May 28, 2018
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Todd Palin greets diners at Dysart’s

By Judy Harrison, BDN Staff

HERMON, Maine — Brittany Ginn forgot to ask Todd Palin the question she’d most like his wife, Republican vice presidential candidate Sarah Palin, to answer: What will you do for the troops?

Palin, surrounded by his Secret Service detail, campaign staff and local Republican politicians, moved from table to table at Dysart’s Truck Stop and Restaurant this morning. He was on a campaign swing through the state for the McCain-Palin presidential campaign.

The fact that Ginn, of Winterport, wasn’t thinking about national politics when Palin stopped by Dysart’s for breakfast and some handshaking is understandable.

Ginn is getting married this afternoon to Marine Lance Cpl. William Shibles. The bride and her four attendants gathered for breakfast at the popular eatery before heading to a Bangor event center where the wedding will be held.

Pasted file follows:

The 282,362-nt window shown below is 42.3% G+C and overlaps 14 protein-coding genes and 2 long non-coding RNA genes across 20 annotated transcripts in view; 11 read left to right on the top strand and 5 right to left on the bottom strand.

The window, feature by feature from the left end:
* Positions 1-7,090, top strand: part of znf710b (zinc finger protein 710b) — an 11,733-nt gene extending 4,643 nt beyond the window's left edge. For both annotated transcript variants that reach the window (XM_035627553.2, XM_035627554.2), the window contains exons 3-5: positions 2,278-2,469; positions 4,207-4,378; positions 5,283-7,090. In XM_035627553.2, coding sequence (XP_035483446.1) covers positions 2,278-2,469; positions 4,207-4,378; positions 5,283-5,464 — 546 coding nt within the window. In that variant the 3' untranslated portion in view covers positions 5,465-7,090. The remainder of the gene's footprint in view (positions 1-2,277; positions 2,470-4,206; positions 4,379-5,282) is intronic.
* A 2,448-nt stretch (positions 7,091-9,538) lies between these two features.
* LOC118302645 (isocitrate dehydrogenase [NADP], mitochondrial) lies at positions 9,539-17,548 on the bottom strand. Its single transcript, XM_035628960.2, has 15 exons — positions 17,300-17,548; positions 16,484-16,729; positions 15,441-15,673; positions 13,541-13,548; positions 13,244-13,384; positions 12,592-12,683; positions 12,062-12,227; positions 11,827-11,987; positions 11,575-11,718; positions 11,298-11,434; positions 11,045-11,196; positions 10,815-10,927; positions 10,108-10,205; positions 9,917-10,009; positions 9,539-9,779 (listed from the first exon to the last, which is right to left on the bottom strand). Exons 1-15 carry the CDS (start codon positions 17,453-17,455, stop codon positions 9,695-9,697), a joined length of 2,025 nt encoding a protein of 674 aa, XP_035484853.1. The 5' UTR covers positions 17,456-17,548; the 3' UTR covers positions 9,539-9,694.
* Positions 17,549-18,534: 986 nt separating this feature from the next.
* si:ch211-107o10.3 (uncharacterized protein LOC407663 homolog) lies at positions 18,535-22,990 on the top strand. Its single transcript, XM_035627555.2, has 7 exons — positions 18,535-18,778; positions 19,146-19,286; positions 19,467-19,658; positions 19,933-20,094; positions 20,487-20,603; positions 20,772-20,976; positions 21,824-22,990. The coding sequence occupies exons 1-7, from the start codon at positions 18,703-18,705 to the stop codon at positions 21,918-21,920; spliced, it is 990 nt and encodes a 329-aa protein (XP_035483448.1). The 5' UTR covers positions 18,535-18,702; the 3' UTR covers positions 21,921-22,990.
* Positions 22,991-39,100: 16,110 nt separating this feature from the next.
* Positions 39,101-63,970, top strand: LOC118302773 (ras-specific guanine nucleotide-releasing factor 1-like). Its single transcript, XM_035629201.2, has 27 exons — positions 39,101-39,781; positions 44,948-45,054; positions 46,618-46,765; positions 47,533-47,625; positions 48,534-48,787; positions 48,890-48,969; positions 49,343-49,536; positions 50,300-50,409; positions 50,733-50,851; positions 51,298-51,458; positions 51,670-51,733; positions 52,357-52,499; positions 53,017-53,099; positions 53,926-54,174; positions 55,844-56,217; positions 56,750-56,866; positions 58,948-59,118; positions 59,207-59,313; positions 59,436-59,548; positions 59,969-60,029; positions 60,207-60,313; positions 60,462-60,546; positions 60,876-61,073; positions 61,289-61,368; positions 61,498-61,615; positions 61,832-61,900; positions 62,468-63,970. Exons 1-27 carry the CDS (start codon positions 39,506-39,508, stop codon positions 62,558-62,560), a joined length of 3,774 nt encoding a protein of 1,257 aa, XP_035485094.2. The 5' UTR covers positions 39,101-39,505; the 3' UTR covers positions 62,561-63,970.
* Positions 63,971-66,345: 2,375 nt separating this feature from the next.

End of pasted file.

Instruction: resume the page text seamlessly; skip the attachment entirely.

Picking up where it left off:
“I wanted to ask him, ‘What will your wife and [John] McCain do for the troops in Iraq and Afghanistan?’” Ginn said. “Depending on the answer I might change how I’m going to vote.”

Ginn’s husband-to-be has completed a tour in Iraq and is headed for Afghanistan. The wedding date had to be changed from Oct. 5 to Sunday because Shibles’ training schedule wouldn’t allow him to take leave time earlier in the month.

“I’m going to vote for Barack [Obama],” she said. “I’ve watched every single debate. I don’t like McCain and I don’t like his plan for the troops. I don’t like Biden, either. If Sarah were running instead of McCain, if they were to switch, it would be perfect.”

Ed Bilecki and Becky Bunter, both of Hampden, are McCain-Palin supporters. They came for breakfast with their three children knowing Todd Palin was going to stop by.

“I think they are more on our level,” Bilecki said of the Republican ticket. “They have the average person’s moral values.”

Bunter echoed what many women around the country have said about McCain’s choice of a running mate.